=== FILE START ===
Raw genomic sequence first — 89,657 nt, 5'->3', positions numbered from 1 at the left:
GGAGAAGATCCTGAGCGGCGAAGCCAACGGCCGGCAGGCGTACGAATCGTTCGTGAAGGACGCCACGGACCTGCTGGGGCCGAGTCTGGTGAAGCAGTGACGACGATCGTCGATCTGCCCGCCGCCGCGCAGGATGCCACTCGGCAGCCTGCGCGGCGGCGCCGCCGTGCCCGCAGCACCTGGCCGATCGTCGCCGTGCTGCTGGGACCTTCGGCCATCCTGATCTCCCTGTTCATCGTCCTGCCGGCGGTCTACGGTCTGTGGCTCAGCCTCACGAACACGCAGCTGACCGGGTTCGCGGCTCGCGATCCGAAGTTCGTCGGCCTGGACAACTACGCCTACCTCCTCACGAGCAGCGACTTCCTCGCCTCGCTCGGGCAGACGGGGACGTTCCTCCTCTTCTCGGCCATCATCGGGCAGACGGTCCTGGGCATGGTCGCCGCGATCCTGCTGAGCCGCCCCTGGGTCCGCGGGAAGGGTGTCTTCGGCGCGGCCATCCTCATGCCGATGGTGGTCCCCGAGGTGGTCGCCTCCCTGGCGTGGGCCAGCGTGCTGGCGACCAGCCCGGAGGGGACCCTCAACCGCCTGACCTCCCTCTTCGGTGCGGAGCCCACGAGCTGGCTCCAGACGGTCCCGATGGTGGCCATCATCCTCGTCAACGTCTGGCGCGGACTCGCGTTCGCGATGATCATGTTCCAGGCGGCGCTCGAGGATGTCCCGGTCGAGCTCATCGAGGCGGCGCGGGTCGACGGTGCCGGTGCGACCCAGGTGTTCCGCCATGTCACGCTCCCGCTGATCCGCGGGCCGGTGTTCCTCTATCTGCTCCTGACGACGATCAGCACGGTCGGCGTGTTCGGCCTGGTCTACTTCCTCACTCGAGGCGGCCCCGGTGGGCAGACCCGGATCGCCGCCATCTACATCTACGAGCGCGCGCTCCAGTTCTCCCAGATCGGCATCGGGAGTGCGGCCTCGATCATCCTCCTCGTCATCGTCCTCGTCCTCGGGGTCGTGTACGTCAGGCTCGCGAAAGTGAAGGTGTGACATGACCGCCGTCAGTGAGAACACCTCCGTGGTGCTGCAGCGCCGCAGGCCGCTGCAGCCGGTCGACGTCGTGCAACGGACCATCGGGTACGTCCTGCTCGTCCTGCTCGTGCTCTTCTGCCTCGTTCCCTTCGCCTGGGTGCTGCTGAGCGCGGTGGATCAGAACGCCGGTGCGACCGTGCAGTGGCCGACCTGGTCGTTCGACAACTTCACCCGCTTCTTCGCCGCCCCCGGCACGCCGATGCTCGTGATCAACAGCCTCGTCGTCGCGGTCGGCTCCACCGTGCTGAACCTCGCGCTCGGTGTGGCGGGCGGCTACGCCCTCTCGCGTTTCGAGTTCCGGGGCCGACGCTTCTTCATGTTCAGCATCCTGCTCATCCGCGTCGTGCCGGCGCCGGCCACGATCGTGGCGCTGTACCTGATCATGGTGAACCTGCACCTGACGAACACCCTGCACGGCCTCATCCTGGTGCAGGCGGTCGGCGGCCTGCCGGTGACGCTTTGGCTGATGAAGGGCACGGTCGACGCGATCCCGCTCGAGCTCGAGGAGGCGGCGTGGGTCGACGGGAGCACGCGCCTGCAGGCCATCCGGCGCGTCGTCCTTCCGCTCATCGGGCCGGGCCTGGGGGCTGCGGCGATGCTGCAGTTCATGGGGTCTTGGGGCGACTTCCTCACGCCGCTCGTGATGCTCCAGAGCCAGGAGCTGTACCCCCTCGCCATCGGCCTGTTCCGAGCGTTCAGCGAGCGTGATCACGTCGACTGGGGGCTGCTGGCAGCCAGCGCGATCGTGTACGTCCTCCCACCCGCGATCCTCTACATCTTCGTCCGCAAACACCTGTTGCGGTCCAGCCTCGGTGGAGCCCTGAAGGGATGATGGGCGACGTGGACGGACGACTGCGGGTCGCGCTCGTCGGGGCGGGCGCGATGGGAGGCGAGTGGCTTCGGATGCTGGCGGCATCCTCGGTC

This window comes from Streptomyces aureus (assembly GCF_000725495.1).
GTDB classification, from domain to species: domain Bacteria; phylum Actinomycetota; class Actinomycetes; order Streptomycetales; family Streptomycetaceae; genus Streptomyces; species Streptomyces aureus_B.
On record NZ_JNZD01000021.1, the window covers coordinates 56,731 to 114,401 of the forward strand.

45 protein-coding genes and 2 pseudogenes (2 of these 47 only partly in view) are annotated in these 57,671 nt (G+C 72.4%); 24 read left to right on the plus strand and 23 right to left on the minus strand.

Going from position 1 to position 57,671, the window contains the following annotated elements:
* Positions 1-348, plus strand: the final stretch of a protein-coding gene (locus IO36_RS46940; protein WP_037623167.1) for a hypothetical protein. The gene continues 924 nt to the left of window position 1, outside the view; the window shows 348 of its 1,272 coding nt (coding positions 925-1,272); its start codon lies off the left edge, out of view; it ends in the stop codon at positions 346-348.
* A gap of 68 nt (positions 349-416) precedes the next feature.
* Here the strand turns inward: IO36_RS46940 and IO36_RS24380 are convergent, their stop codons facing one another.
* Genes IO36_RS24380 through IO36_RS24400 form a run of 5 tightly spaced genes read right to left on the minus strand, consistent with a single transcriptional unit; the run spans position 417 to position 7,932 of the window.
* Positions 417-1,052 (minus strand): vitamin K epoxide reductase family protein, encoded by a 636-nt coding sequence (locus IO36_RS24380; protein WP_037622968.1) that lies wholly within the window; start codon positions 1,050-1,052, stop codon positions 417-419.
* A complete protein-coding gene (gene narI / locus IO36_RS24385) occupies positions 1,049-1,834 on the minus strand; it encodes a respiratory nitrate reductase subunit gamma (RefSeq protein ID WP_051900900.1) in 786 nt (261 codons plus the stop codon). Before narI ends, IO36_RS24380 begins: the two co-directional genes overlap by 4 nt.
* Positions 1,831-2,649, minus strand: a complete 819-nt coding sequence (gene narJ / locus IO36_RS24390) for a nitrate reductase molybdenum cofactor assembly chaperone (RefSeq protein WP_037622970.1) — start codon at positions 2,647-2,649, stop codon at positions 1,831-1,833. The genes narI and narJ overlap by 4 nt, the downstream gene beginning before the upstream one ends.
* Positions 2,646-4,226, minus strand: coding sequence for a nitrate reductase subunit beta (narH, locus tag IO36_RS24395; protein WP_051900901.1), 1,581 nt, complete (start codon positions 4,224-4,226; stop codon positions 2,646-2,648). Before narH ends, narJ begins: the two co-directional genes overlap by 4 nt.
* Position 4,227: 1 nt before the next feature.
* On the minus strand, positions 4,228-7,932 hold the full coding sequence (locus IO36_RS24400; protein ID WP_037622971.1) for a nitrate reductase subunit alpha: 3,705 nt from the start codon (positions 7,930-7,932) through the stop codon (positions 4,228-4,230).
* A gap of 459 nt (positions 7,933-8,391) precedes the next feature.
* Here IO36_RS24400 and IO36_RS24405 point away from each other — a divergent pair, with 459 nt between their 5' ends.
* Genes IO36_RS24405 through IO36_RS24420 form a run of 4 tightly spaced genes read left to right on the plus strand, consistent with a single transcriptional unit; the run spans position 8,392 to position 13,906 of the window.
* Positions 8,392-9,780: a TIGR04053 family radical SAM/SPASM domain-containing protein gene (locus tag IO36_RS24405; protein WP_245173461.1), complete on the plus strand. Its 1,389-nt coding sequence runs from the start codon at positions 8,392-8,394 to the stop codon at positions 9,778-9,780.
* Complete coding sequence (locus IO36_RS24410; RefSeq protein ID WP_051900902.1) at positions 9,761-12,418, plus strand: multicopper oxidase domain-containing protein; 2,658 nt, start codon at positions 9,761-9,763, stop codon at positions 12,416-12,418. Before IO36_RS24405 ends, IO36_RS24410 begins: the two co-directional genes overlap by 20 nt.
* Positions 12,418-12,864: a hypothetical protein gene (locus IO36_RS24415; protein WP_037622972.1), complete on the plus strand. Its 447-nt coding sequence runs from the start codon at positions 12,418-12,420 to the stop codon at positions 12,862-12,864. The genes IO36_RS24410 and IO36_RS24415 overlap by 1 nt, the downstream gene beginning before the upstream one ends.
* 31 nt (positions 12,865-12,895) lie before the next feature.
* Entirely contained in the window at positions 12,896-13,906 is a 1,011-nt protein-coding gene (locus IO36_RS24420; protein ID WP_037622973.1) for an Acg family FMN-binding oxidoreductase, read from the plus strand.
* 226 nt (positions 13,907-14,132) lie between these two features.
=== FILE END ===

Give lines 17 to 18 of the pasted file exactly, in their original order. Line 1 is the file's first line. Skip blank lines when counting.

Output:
* On the minus strand, positions 4,228-7,932 hold the full coding sequence (locus IO36_RS24400; protein ID WP_037622971.1) for a nitrate reductase subunit alpha: 3,705 nt from the start codon (positions 7,930-7,932) through the stop codon (positions 4,228-4,230).
* A gap of 459 nt (positions 7,933-8,391) precedes the next feature.